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Woman Power at Debevoise & Plimpton

Vivia Chen

March 31, 2011

Womenfist I'm used to law firms trying to sell me about how swell they are to their ladies. They tell me about their women's initiatives, mentoring programs, spa parties. Yada, yada. Too often, though, when you look behind those niceties, you find that women lack actual power (e.g., many don't have equity--or firms dodge the whole equity issue--and few sit on management committees and such).

But I have to admit I'm impressed with Debevoise & Plimpton's recent track record on women partners. The firm just announced its latest batch of partners--three partners, of which two are women. That could be dismissed as a fluke, except that women have made up 50 percent or more of new partners at the firm for the last four years.

Of the 15 partners Debevoise made from 2008 to 2011, nine are women. More significant, they are all equity partners (it is a one-tier firm). Here's how Debevoise measures itself against firms it regards as peers:

Debevoise partner Mary Beth Hogan says the firm's track record with women "isn't a surprise." She says it's the "result of having role models who have made it work, and years of advising, mentoring, and training by both men and women."

Certainly, Debevoise has an unusually long history of allowing part-time work. "We've had a part-time policy for 40 years," explains Hogan. "Barbara Paul Robinson, who made partner in 1967, asked to work part-time [informally] when she was an associate, and she got permission to do so."

For Hogan personally, the firm's policy of keeping part-timers on partnership track was critical: "I was part-time for five years from 1997, and I made partner in 1999, when my oldest child was 6." (The firm formalized part-time in 1987, and made it explicit that part-timers are eligible for partnership, without being put back for part-time, in 1995.)

What also makes Debevoise's part-time policy unique is that it is automatic; in other words, there's no approval process to go part-time. "You don't have to go to your boss and have that uncomfortable conversation and make it a big deal," says Hogan.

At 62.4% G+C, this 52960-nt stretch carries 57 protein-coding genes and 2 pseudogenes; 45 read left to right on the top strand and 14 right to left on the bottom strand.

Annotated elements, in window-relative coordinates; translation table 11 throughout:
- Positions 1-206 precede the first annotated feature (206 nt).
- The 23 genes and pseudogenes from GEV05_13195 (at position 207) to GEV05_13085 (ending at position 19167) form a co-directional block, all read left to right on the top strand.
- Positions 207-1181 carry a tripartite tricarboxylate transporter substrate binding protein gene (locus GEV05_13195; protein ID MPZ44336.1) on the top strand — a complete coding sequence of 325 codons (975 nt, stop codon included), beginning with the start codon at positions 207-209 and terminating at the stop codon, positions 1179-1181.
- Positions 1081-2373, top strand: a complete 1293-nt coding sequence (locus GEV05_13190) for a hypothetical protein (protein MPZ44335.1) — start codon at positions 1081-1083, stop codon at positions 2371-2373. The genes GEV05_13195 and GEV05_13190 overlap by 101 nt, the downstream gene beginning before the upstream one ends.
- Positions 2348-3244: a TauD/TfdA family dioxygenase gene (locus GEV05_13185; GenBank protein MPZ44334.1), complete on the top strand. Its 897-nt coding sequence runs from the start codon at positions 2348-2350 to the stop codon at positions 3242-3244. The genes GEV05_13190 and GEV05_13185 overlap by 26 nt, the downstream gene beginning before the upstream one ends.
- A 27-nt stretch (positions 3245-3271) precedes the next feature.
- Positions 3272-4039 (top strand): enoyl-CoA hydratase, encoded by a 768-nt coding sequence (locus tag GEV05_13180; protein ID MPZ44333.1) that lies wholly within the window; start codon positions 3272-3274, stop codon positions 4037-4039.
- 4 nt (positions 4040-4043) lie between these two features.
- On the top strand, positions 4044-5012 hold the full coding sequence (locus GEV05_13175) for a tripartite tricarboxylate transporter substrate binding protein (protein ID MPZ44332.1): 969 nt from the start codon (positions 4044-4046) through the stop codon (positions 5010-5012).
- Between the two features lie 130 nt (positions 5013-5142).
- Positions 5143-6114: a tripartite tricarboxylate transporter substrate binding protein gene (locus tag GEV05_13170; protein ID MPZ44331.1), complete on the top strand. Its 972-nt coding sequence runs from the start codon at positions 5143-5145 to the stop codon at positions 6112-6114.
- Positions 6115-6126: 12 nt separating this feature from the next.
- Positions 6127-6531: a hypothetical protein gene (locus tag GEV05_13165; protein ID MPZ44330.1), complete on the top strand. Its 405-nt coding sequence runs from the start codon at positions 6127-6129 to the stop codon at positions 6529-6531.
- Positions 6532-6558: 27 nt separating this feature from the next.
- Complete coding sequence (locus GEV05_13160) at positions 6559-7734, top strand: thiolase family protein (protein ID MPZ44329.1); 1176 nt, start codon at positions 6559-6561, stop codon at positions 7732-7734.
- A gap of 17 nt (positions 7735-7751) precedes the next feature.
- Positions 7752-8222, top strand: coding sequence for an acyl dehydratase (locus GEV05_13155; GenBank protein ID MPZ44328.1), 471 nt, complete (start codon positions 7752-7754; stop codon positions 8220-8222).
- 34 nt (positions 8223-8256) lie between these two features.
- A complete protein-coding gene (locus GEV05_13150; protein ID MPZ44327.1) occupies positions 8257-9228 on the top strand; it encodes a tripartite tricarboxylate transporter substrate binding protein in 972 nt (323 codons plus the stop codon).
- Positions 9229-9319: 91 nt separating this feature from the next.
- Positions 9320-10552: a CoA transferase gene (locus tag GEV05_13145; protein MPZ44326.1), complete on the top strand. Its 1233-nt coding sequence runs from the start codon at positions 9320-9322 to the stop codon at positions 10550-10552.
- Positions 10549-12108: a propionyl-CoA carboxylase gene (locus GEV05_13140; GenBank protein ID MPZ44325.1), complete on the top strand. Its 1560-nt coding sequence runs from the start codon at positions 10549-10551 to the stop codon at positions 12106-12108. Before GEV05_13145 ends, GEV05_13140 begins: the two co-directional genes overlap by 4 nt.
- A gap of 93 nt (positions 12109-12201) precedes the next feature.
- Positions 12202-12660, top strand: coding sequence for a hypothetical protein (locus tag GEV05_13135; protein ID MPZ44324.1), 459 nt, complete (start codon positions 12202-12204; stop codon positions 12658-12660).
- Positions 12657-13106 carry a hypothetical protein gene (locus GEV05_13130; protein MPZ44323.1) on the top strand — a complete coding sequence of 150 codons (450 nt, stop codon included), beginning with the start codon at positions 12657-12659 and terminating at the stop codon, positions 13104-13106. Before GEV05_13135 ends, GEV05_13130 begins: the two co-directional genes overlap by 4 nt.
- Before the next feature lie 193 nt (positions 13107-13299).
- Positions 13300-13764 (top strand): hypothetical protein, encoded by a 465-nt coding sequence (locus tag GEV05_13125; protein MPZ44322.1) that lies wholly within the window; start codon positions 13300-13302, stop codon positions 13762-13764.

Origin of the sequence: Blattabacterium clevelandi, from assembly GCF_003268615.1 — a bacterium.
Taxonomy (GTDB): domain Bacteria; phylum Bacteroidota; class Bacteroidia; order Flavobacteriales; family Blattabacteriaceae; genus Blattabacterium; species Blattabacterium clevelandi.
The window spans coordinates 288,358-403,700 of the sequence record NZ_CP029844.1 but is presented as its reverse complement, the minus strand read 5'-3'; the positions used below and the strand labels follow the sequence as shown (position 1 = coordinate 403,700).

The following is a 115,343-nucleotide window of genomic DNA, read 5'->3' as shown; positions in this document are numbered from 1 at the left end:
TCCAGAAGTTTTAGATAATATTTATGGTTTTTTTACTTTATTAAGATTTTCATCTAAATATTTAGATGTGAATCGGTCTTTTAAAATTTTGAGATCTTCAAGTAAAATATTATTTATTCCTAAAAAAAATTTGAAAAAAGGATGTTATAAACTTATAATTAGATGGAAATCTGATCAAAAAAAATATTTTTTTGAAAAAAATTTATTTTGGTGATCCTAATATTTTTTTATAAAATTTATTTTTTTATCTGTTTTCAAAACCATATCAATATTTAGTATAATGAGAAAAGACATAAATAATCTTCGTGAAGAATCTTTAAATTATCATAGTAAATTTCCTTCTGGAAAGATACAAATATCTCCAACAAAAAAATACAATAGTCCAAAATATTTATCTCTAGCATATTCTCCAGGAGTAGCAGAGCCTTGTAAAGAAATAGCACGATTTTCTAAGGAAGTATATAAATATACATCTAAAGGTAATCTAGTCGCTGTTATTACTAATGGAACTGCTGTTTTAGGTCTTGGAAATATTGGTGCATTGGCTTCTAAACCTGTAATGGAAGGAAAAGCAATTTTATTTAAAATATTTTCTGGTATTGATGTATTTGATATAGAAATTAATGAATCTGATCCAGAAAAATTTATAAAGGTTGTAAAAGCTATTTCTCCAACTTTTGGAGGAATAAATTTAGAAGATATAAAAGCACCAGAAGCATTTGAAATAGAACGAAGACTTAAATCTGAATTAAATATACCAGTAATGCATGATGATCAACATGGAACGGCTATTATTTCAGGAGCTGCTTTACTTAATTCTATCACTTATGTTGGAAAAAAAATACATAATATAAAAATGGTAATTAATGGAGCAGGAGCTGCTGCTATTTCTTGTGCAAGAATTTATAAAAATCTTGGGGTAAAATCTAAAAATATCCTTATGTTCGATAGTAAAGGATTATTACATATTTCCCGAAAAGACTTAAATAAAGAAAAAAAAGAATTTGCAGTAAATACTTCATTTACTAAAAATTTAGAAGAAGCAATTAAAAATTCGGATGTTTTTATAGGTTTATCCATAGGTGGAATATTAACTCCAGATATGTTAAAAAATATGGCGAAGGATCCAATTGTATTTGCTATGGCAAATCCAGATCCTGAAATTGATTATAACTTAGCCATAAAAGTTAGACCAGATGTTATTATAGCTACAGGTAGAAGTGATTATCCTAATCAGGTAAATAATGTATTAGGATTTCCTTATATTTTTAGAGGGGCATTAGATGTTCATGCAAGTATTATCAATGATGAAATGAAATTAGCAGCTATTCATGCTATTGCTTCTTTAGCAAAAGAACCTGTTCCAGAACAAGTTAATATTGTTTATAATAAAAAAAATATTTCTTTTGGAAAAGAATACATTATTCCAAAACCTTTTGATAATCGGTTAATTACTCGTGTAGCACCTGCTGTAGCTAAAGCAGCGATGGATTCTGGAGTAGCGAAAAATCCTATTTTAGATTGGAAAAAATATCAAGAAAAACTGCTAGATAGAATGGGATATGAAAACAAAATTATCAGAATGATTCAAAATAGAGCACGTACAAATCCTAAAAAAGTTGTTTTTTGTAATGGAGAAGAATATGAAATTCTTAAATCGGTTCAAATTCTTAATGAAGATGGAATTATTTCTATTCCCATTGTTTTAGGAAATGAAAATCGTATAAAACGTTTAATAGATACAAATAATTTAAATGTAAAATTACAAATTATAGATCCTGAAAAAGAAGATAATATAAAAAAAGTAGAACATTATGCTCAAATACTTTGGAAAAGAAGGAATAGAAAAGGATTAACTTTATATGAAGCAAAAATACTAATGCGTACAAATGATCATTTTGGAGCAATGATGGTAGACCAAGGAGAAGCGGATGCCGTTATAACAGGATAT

Wow. Imagine treating associates as responsible adults--without making them grovel for flexibility! Are we ready for something that radical and simple?

Do you have topics you'd like to discuss or tips to share? E-mail The Careerist's chief blogger, Vivia Chen, at [email protected].

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I'm sure its also not a coincidence that Debevoise -as well as Cravath, which finished second in the percentage of female partners promoted - also were the two firms promoting the fewest total partners.

In other words, the firms are apparently going into the toilet, which is what happens when you hire a lot of women, and something probably picked-up upon by talented guy associates, who I presume are abandoning ship.

Cleary, what's up? Live up to your reputation as a progressive place.

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About The Careerist

The Careerist takes an inside look at how lawyers shape their careers and manage their lives. The blog aims to dissect developments in the profession, provide useful information and advice, and give lawyers a platform to voice their views. The goal is to provide a fresh, provocative take on the state of lawyering.

About Vivia Chen

Vivia Chen

Vivia Chen, The Careerist's chief blogger, has been covering the business and culture of law firms for a decade. A former corporate lawyer, Chen is fascinated by those who thrive (as well as those who don't) in the legal profession. Her take: Success in the law (and life) doesn't always travel a linear path. If you have topics you'd like to discuss or information to share, contact her: [email protected]

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